Production quality on youtube doesn’t have to be high, this driving video showing the potholes around St Albans garned over 1800 views.
3. Publish a Rise Digital Who’s Who of community influencers
Everyone in your community has influence – you just need to find a way to score it. I like to use Klout, the social media influence measure, as a shorthand way of doing this. You can use a tool like Rise to curate your list of members (for example everyone who has tweeting recently using the name of your local town), collect Klout scores for each member and then publish a ranked list. Each week you can publish the ‘risers and fallers’ so creating instant interesting content around the leadership changes in your community.
My Haslemere Digital Who’s Who is a great example of this. Every month I tweet out to the top 10, the top risers and newcomers. Many then retweet and often mention me to their own followers. Everyone likes a pat on the digital back!
Disclaimer: I am CEO and founder of Rise
4. Promote a Twitter hashtag search to show off shared achievements
For instance New Life Magazines Haslemere campaign around the phrase ‘#haslemere #festivespirit’ brings back some nice pictures of mulled wine and stockings – what’s not to like about that?
5. Use Instagram to make human interest stories
Nothing says human interest like a beautiful photo with an atmospheric tint. Instagram’s filters can add a warmth to casual photos that increase their appeal and drive interest in the deeper stories you want to tell.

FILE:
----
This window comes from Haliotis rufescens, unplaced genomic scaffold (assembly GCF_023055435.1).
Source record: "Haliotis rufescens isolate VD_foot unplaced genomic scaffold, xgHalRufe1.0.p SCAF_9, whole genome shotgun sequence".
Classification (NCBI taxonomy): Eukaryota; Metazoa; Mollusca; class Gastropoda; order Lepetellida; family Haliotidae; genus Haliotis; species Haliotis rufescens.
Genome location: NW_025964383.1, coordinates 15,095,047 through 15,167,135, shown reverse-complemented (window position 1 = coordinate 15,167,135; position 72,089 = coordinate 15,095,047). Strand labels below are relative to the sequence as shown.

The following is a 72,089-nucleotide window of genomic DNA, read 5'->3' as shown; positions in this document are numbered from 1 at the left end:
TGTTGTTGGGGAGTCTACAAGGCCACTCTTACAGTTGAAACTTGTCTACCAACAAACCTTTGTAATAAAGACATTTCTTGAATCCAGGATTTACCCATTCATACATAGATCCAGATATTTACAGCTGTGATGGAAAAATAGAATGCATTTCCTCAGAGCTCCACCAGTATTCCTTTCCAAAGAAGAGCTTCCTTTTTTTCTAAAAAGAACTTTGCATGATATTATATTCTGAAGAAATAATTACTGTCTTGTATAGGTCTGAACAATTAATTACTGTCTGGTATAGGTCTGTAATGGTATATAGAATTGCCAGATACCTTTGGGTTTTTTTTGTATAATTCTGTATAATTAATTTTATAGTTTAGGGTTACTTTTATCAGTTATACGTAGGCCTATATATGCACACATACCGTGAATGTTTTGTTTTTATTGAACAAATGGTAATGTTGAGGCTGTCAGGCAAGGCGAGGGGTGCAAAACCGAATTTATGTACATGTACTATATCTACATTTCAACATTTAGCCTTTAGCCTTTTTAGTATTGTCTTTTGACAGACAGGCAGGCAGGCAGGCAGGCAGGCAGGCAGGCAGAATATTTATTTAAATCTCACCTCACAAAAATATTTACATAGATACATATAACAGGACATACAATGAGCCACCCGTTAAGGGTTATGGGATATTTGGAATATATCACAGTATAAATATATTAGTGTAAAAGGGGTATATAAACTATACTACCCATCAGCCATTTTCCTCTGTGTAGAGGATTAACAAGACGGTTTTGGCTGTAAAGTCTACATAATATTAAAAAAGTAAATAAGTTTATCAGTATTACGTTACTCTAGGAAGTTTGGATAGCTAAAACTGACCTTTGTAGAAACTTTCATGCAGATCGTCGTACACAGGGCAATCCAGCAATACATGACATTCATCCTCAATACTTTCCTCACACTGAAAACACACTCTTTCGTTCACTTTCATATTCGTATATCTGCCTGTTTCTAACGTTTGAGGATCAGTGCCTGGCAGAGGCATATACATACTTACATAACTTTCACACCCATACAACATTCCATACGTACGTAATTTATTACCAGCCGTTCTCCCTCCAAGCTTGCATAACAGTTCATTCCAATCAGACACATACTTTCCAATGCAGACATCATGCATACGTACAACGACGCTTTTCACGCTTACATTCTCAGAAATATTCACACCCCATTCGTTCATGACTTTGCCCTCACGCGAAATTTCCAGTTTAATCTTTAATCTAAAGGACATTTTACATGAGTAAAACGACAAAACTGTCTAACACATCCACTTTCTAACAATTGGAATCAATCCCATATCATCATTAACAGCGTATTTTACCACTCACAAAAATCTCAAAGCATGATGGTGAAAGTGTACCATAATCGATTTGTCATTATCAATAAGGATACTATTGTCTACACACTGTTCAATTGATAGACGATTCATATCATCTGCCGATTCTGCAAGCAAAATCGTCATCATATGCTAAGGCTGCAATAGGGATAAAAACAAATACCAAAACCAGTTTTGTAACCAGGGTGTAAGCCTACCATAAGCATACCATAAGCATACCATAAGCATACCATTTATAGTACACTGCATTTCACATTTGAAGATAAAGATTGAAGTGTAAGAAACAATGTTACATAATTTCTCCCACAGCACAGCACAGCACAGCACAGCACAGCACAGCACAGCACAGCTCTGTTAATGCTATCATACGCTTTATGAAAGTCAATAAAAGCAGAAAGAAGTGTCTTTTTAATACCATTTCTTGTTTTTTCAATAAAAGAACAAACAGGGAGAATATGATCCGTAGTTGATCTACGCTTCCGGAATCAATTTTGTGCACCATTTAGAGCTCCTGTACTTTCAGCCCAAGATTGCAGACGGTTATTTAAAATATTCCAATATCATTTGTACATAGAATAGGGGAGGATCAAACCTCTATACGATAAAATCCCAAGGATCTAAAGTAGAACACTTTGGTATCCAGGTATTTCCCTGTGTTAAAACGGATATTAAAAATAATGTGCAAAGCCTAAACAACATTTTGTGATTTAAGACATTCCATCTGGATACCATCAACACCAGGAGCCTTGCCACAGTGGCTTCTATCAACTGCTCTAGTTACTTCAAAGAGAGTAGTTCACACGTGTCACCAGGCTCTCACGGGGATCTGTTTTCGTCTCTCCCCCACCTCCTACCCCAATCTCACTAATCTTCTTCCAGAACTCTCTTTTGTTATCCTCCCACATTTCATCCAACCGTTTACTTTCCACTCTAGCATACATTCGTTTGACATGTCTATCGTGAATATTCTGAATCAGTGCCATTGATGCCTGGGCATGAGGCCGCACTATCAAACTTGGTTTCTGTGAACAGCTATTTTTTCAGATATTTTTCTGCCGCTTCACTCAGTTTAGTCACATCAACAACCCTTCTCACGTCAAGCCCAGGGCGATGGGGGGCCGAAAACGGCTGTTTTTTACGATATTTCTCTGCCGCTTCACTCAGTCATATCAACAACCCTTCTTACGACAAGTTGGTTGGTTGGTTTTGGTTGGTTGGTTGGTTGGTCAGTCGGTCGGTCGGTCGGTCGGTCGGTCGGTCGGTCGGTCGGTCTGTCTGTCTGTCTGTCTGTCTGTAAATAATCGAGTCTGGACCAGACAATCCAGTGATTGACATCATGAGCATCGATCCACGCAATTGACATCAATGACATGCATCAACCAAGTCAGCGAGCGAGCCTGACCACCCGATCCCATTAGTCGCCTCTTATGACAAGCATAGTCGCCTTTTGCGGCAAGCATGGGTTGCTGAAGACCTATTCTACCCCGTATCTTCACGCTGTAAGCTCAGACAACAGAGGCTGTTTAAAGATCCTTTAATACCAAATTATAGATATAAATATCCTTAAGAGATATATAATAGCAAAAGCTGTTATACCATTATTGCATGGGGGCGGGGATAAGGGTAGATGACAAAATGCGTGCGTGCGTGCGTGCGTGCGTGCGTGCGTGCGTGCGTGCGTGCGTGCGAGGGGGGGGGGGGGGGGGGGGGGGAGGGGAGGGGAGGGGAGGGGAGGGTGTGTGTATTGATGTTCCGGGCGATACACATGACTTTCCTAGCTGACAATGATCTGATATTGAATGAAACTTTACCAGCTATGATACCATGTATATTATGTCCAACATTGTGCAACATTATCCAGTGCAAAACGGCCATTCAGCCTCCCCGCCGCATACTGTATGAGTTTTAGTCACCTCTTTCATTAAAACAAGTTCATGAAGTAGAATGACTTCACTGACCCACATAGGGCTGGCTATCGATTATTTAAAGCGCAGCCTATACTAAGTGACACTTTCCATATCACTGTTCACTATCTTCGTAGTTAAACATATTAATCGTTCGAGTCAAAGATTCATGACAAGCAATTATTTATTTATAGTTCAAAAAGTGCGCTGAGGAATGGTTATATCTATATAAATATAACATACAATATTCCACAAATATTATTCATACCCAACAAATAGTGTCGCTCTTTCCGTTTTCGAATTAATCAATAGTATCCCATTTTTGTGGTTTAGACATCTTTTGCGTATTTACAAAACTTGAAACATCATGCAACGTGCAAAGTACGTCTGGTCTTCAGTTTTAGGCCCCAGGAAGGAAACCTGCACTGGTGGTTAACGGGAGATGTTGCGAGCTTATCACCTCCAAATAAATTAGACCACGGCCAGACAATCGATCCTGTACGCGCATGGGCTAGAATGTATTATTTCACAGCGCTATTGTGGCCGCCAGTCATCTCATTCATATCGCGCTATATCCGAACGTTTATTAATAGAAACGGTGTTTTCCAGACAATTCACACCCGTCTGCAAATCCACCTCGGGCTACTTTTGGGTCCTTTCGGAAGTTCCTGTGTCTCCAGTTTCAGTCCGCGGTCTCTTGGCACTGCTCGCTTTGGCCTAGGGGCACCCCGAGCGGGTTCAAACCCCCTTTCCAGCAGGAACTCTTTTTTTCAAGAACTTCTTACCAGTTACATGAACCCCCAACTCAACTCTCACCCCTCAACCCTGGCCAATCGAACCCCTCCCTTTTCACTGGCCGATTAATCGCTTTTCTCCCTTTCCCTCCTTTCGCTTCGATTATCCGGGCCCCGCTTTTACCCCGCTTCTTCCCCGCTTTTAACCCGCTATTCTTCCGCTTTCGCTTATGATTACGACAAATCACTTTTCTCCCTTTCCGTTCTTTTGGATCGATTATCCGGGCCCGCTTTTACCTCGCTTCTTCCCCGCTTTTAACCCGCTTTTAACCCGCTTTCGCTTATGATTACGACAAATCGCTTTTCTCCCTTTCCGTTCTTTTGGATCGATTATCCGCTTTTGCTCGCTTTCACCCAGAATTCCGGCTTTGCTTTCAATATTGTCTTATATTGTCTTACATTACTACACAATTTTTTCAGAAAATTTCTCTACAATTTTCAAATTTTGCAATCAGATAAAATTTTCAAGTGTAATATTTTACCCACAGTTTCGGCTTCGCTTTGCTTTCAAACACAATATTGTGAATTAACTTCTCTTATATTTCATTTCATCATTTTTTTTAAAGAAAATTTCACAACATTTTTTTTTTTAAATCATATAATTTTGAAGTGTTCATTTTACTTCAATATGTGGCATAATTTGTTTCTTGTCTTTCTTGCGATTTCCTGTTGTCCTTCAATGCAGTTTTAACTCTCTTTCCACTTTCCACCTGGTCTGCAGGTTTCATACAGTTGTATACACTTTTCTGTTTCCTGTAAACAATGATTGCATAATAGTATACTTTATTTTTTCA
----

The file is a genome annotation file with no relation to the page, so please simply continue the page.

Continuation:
Look at how Daniels Estate Agents in Brent have used instagram to build a following of over 3,500 people with some great snaps of local people in warm settings.
6. Write a Blog post about New Opportunities
New opportunities such as properties coming on to the market, new ways to decorate your home, are great content for blogging. That’s because new opportunities tend to have a long tail of readability – they are interesting for longer. Building up an extensive back history on your blog of interesting opportunities for your community members will keep them coming back for more.
Read how Oliver James of Oxford gave Christmas Kitchen tips as an example of this type of content.
Now just get started….
So there you have it, some great content ideas and tools for dominating the digital airwaves in your local community in 2015. I wish you every success.
Don’t be afraid to get started. You’ll need to experiment a bit to find our what content engages your community the best. Don’t worry if you find you need to close a channel you started. If people complain then you know they were engaged (!) and you can just start it up again a few weeks later!
Happy community building in 2015.
Last word: At Rise we think creating a local ‘digital who’s who’ really rocks when it comes to community marketing bang for buck – the amount of impact you get for time and money spent. If you’d like to create one for you locality then get in touch. Prices for a digital who’s who are super cheap costing about 20p per player per month. So for £20 that’s a hundred pieces of engaging community related content you can produce monthly at the press of a button.